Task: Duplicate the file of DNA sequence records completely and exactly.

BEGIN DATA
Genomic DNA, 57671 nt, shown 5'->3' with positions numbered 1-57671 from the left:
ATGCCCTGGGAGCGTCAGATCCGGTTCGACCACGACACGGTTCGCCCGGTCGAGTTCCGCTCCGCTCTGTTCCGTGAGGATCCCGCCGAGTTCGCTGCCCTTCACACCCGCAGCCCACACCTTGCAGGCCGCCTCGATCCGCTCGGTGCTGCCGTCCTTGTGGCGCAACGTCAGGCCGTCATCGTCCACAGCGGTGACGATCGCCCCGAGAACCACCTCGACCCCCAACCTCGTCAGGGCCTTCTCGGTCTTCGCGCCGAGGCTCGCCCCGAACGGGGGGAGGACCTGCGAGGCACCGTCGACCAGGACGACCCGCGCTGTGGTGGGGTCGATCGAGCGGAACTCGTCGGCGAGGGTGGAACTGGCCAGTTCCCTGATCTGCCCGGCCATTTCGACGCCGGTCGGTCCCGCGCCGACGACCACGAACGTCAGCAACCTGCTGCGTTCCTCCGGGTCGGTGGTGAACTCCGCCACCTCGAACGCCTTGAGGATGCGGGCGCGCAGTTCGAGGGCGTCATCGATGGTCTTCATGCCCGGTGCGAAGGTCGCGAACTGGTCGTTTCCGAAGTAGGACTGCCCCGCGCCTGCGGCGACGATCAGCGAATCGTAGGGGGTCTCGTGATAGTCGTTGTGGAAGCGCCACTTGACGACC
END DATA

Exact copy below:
Genomic DNA, 57671 nt, shown 5'->3' with positions numbered 1-57671 from the left:
ATGCCCTGGGAGCGTCAGATCCGGTTCGACCACGACACGGTTCGCCCGGTCGAGTTCCGCTCCGCTCTGTTCCGTGAGGATCCCGCCGAGTTCGCTGCCCTTCACACCCGCAGCCCACACCTTGCAGGCCGCCTCGATCCGCTCGGTGCTGCCGTCCTTGTGGCGCAACGTCAGGCCGTCATCGTCCACAGCGGTGACGATCGCCCCGAGAACCACCTCGACCCCCAACCTCGTCAGGGCCTTCTCGGTCTTCGCGCCGAGGCTCGCCCCGAACGGGGGGAGGACCTGCGAGGCACCGTCGACCAGGACGACCCGCGCTGTGGTGGGGTCGATCGAGCGGAACTCGTCGGCGAGGGTGGAACTGGCCAGTTCCCTGATCTGCCCGGCCATTTCGACGCCGGTCGGTCCCGCGCCGACGACCACGAACGTCAGCAACCTGCTGCGTTCCTCCGGGTCGGTGGTGAACTCCGCCACCTCGAACGCCTTGAGGATGCGGGCGCGCAGTTCGAGGGCGTCATCGATGGTCTTCATGCCCGGTGCGAAGGTCGCGAACTGGTCGTTTCCGAAGTAGGACTGCCCCGCGCCTGCGGCGACGATCAGCGAATCGTAGGGGGTCTCGTGATAGTCGTTGTGGAAGCGCCACTTGACGACC